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NatWest under pressure to halt £2.4m payout to ex-CEO Dame Alison Rose, who resigned over Nigel Farage scandal
23 August 2023, 23:30 | Updated: 24 August 2023, 00:35
NatWest is under pressure to halt a £2.4m payout to former boss Dame Alison Rose, who quit over the handling of the closure of Nigel Farage’s bank account last month.
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The banking giant has said it will continue to review her planned pay and bonus payouts in relation to ongoing investigations into her actions surrounding a row over Mr Farage's account.
Ms Rose led the company for four years as chief executive officer but stepped down on July 25 following the row over the closure of former Ukip leader Mr Farage's account with Coutts, the private bank run by NatWest.
She resigned after she admitted to being the source of an inaccurate story about Mr Farage's finances following a discussion with a BBC journalist.
Ms Rose is currently seeing out her 12-month notice period with the banking group.
The firm announced today it will pay her £1.155 million in salary for the year, £1.155 million in NatWest shares - which she will receive over a five-year period - and £115,566 in pension payments. The pay deal totals around £2.43 million.
But Mr Farage and several senior Conservative MPs voiced their opposition to the bumper pay deal for Ms Rose.
Mr Farage branded the payout "a sick joke."
The former Brexit Party leader added: "Surely you can’t break client confidentiality, surely you can’t breach virtually every important rule in the FCA codebook, and you can’t then lie about it after you’ve briefed the BBC and still receive a £2.43m payout, and yet that’s exactly what’s happened to Alison Rose."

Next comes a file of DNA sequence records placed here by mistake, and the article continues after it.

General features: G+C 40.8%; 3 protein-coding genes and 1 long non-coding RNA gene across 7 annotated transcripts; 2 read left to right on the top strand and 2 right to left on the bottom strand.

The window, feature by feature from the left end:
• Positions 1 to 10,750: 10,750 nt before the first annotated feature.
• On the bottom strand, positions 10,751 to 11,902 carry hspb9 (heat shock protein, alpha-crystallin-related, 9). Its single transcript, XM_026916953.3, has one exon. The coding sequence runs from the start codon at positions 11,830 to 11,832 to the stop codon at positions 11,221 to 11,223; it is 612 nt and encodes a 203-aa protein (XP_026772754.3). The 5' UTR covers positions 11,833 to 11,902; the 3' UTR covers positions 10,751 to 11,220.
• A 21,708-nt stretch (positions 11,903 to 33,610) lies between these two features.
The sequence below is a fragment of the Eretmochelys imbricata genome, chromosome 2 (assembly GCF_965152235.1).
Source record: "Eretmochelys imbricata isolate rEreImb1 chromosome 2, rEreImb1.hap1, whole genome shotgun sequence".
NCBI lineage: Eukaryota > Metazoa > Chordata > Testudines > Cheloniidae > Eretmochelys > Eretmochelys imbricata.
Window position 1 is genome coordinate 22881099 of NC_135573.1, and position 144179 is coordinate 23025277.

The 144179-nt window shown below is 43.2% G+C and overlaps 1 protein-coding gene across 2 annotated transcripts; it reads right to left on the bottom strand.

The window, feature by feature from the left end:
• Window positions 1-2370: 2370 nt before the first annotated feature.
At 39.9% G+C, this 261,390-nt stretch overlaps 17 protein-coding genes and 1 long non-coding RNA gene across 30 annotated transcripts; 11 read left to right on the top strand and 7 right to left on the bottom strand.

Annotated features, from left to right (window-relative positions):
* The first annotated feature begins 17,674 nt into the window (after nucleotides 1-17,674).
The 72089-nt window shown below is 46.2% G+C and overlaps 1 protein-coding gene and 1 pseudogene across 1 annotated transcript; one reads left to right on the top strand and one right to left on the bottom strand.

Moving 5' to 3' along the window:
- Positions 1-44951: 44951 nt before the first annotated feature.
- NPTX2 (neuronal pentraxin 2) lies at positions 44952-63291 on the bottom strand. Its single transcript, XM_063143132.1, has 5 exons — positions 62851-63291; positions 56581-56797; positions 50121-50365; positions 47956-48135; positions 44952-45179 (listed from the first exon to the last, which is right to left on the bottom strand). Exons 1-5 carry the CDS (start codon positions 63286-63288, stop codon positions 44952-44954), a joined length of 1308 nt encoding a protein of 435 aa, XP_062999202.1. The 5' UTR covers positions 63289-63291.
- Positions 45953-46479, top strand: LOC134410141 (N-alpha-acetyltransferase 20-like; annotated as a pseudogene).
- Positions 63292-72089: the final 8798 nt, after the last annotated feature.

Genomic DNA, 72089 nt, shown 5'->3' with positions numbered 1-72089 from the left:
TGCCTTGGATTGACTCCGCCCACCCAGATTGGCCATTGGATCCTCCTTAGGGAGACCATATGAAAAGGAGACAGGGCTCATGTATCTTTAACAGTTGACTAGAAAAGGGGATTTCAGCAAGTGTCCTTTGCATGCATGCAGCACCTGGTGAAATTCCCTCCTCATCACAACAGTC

Former Brexit secretary David Davis said: "If a junior employee had breached bank confidentiality, they would have been out on their ear with no pay whatsoever."
He went on: "Frankly, the board should have blocked this and if the board was not willing to do it, the largest shareholder, which happens to be the Treasury, should have stepped in and said it is unacceptable."
Natwest said in a statement on Wednesday: "Ms Rose's notice period and the payments she will continue to receive for the notice period will be reviewed on a continuing basis, having regard to the internal and external investigations relating to the account closure arrangements at Coutts and associated events.
"Decisions on these awards, along with any decisions regarding other remuneration matters, will be made taking into account the findings of the investigations, as appropriate."
It added that policies allowing the company to potentially "claw back" bonus payments will apply to the former boss.
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Harriet Baldwin, the Conservative MP and chairperson of the Treasury Select Committee, said: "I think the remuneration committee of the board will want to look closely at this for the two departed CEOs when the external investigation is completed as some of the compensation will continue to be subject to claw back.”